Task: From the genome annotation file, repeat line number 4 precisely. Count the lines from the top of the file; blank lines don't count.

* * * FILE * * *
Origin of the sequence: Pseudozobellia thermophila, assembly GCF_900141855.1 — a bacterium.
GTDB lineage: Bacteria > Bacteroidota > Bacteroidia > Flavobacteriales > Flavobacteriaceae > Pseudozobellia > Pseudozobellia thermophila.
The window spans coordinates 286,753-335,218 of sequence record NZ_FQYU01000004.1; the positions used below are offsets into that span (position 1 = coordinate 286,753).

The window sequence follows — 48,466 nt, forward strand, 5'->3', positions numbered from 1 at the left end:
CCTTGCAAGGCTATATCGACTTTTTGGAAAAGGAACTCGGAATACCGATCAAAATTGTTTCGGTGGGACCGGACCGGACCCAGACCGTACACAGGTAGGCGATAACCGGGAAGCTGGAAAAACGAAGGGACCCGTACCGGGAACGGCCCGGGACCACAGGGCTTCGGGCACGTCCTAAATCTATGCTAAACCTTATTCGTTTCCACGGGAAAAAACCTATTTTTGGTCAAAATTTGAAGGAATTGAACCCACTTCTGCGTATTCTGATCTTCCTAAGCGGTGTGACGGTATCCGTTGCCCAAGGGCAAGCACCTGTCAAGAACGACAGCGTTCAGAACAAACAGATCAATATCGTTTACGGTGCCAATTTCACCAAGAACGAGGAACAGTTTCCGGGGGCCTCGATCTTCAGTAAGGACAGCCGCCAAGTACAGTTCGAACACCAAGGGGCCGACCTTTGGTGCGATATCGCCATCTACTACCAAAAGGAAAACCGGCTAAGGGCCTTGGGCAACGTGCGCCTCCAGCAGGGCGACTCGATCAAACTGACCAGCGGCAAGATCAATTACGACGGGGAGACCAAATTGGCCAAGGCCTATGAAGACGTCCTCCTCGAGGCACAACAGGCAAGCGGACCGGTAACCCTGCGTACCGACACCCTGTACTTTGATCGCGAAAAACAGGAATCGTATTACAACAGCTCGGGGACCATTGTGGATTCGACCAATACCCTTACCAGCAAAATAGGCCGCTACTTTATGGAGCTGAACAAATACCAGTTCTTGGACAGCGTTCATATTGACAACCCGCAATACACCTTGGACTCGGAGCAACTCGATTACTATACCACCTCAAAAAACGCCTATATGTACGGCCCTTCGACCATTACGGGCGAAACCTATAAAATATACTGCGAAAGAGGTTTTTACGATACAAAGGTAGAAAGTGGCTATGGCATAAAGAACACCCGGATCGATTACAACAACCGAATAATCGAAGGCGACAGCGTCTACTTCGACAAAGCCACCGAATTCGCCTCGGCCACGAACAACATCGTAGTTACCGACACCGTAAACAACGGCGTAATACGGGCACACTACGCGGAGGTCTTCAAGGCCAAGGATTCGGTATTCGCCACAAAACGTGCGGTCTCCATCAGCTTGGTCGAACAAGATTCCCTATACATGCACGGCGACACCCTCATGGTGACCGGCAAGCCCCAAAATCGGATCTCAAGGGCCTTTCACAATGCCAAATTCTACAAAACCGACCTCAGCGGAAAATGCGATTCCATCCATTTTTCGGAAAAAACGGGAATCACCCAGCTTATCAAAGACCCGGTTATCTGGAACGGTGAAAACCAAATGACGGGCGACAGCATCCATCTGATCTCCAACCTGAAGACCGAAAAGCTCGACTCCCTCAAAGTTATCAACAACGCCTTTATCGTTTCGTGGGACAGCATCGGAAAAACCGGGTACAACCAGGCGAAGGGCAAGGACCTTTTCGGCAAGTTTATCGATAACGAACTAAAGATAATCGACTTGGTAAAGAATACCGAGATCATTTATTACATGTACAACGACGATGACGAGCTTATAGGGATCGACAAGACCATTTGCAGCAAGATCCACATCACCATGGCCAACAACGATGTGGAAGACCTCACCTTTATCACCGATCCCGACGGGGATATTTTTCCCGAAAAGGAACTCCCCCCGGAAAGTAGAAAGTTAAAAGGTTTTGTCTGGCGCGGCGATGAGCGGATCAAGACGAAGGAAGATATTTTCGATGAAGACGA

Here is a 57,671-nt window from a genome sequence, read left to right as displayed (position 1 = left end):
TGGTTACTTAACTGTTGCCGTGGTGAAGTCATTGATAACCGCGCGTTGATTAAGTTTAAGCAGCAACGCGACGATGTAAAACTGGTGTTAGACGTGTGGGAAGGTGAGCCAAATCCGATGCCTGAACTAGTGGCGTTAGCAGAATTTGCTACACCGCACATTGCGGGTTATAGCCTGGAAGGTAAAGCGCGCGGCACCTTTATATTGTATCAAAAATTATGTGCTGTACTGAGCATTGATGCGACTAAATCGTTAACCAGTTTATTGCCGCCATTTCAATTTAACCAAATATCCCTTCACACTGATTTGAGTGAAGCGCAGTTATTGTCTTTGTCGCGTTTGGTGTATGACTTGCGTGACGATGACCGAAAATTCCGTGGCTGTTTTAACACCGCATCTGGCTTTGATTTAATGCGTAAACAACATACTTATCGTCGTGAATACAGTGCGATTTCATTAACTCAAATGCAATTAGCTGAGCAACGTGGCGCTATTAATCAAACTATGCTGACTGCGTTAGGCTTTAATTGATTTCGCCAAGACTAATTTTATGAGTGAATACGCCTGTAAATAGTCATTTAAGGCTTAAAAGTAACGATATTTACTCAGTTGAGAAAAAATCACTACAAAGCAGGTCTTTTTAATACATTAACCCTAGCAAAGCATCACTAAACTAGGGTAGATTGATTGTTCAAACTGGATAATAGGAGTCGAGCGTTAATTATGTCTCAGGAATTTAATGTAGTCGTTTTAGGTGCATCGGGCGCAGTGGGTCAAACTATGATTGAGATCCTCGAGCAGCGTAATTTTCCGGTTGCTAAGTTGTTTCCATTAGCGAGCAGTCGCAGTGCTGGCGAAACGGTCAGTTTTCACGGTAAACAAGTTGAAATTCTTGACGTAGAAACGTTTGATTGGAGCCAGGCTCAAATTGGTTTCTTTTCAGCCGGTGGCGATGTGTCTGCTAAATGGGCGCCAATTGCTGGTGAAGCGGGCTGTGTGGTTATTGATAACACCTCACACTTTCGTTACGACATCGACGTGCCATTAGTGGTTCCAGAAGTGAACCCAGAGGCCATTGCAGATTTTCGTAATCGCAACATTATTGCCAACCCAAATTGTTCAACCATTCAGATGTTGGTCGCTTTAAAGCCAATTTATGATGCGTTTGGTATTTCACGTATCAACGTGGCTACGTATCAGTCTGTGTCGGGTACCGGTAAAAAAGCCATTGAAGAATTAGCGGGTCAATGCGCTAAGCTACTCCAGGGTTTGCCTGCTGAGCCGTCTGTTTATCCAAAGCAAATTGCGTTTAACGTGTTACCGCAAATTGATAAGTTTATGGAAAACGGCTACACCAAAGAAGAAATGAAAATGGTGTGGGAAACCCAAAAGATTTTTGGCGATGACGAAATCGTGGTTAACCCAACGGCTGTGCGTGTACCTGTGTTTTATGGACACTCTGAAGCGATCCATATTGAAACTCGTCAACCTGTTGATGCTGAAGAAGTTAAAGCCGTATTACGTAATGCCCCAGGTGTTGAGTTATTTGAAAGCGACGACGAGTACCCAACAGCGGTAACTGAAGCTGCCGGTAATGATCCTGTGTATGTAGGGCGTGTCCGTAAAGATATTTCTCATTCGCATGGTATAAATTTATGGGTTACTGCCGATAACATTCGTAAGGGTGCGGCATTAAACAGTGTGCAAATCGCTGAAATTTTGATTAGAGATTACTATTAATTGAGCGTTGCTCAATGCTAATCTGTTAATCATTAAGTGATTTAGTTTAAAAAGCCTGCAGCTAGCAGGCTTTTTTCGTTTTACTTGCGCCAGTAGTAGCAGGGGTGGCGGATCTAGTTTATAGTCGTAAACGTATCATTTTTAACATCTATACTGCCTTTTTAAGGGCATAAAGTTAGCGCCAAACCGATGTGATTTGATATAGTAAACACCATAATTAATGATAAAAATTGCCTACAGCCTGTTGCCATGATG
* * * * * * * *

The window sequence follows — 48,466 nt, forward strand, 5'->3', positions numbered from 1 at the left end: